To arrange an assessment or consultation using Video Therapy, contact me by telephone or email me so that we can agree a mutually suitable time and date for the consultation to take place.
My telephone number: 07762 606367
My email address: [email protected]
How do I pay for Video Therapy?
Once we have agreed to an appointment, I will set aside that time especially for you.
You will receive an invoice that details the agreed date, time and service. The invoice will also request pre-payment for the service agreed.
Payment is required in advance in order to secure your Video Therapy appointment date and time.
I do recommend following-up with an email to me confirming that you have made advance payment for the service agreed.
What if I need to cancel?
If you need to cancel your appointment, please give 24-hours notice.
If you cancel with 24 hours' notice and you have already transferred the funds, you can either be refunded the fees (less any bank charges), or you can request that the payment is transferred to an alternative appointment.
You can reschedule your appointment up to 24 hours prior to the start of the appointment time.
What if I join you on Zoom after the agreed appointment start time?
If you are late, unfortunately I am unable to make up the time difference.
What if there are technical problem that interfere with the quality of the Video Therapy session?
If there are technical problems such as poor connectivity or similar internet-related issues, whether at your end or with my Video Therapy service, I will email you to provide you with the option of a refund (with bank charges deducted), or I will give you the option to reschedule for another time.
Mental health Professionals in UK: Making Sense of [Confusing] Titles
I often get asked about the difference between Psychiatrists, Psychologists, Psychotherapists and Counsellors. I have drawn some distinctions that may help.
In UK Psychiatrists are trained medical doctors, regulated by the General Medical Council (GMC) and the Royal college of Psychiatrists.
As trained medical doctors, they can prescribe medications, and they spend much of their time with patients on medication management as a course of treatment.
In UK Psychologists will need to have completed a British Psychological Society (BPS) accredited degree in psychology or a Postgraduate Conversion Diploma leading to Graduate Basis for Chartered Membership (GBC) with the BPS.
They will have completed accredited courses and have obtained an undergraduate qualification in Psychology or a Postgraduate Psychology Conversion Diploma, a Master of Science (MSc.) and a Doctorate (Professional Doctorate, PhD, Doctor of Psychology) with both a research and a practical/clinical placement component.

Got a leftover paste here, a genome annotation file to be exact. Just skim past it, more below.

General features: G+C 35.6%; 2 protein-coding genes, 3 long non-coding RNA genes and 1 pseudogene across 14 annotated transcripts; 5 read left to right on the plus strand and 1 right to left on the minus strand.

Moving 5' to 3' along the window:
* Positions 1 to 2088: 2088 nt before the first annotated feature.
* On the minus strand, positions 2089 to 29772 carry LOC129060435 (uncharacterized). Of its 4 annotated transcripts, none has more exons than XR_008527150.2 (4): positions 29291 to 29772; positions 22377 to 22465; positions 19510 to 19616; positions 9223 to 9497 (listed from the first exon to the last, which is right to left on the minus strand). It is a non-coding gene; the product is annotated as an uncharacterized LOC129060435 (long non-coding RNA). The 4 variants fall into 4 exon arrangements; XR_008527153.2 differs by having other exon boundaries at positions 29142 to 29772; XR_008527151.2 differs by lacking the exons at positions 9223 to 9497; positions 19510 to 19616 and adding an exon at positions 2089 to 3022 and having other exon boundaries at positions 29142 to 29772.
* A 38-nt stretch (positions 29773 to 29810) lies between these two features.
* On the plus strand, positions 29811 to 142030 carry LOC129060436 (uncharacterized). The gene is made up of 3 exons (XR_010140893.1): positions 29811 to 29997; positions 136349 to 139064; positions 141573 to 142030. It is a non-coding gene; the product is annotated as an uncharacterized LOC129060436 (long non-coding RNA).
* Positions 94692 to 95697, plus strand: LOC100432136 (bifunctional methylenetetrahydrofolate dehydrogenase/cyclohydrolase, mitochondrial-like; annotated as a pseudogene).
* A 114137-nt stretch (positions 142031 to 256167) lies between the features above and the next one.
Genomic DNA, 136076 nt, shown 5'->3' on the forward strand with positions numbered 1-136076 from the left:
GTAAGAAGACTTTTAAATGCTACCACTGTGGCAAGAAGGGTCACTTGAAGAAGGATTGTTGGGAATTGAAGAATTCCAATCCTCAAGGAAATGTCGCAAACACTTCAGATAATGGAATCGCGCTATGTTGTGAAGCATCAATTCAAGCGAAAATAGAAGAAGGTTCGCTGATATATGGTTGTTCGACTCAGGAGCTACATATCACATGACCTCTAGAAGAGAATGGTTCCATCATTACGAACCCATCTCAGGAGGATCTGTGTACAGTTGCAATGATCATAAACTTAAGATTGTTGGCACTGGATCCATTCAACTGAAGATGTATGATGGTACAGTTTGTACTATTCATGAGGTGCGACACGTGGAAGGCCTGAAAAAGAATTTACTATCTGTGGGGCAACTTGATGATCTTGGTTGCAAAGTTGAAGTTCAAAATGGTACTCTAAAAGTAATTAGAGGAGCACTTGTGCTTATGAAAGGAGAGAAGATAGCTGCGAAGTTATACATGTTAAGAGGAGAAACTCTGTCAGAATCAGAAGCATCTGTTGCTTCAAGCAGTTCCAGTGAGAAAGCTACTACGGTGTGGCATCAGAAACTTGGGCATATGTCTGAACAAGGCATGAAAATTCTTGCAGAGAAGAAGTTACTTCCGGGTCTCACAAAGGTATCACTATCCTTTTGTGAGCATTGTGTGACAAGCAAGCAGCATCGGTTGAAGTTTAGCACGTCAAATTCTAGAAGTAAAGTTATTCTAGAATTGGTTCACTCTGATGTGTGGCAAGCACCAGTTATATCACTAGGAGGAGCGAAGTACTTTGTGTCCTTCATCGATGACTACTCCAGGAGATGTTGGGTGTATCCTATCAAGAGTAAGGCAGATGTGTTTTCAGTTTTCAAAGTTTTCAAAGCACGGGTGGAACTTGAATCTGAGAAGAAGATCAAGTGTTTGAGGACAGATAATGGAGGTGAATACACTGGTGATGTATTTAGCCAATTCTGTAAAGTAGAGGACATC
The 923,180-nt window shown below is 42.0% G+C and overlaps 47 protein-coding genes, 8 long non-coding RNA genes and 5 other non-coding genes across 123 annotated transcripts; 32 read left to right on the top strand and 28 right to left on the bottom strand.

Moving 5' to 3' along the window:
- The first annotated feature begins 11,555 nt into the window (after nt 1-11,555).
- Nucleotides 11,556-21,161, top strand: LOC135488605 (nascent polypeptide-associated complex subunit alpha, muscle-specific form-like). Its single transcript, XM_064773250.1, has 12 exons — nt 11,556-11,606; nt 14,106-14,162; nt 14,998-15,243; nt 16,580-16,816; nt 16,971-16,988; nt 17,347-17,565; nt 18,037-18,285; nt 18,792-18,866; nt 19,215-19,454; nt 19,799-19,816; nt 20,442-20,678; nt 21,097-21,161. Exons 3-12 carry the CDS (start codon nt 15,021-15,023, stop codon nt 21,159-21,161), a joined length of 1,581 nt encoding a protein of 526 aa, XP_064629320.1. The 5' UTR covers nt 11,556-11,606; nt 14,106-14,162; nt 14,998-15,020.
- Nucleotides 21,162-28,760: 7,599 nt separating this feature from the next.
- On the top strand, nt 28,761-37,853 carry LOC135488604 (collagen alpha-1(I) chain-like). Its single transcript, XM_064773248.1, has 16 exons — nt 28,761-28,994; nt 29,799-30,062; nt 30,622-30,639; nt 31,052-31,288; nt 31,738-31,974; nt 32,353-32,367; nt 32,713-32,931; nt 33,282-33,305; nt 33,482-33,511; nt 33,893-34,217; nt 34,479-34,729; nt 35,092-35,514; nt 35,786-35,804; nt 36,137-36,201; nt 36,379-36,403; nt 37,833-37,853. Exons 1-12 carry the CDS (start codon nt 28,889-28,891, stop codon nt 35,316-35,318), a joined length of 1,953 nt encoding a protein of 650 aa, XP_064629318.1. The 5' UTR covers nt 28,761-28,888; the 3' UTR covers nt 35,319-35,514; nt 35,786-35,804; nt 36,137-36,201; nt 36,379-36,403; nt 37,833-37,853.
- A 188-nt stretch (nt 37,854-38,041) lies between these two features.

In UK Psychologists can only be awarded divisional titles by the Health and Social Care professions Council (HCPC).
Protected Titles in UK:
Sport and exercise psychologist
Clinical and Counselling Psychologists
UK counselling and clinical psychologists are trained to provide counselling and psychotherapy. They apply for similar positions within the National Health Service, and they are required to use psychological approaches that have an established evidence-based.
UK clinical and counselling psychologists are expected to adhere to clear standards of conduct, ethics and practice including regular clinical supervision to monitor the safety and quality of their work with clients. They also undertake training throughout their careers, usually referred to as ‘continuing professional development’.
Use the web link below to locate reliable information about standards of practice adhered to by UK Clinical and Counselling psychologists
Counsellors and Psychotherapists
‘Psychotherapy’ and ‘counselling’ are words that tend to be used interchangeably. They refer to all talking and associated therapies.
In UK the titles of 'counsellor' and 'psychotherapist' are not protected by law meaning that anyone can legally call themselves these titles regardless of training or not. There are no legal minimal set training criteria for these professions.
In UK the absence of statutory regulation UK psychotherapists and counsellors can join voluntary registers, such as the British Association for Counselling and Psychotherapy and the UK Council for Psychotherapy, which have been granted Accredited Register status by the Professional Standards Authority.
Psychotherapists and counsellors help individuals, couples and groups with overcoming a wide range of concerns ranging from emotional difficulties to psychiatric disorders. Some train solely in psychotherapy, and some cross over from other professional backgrounds within the mental health sector.
Psychotherapists can help with making sense of how you feel. Some teach skills to help you effectively manage difficult emotions or to change self-limiting behaviours.
Use the web link below should you wish to access reliable information about the distinctions in mental health practitioners in the UK: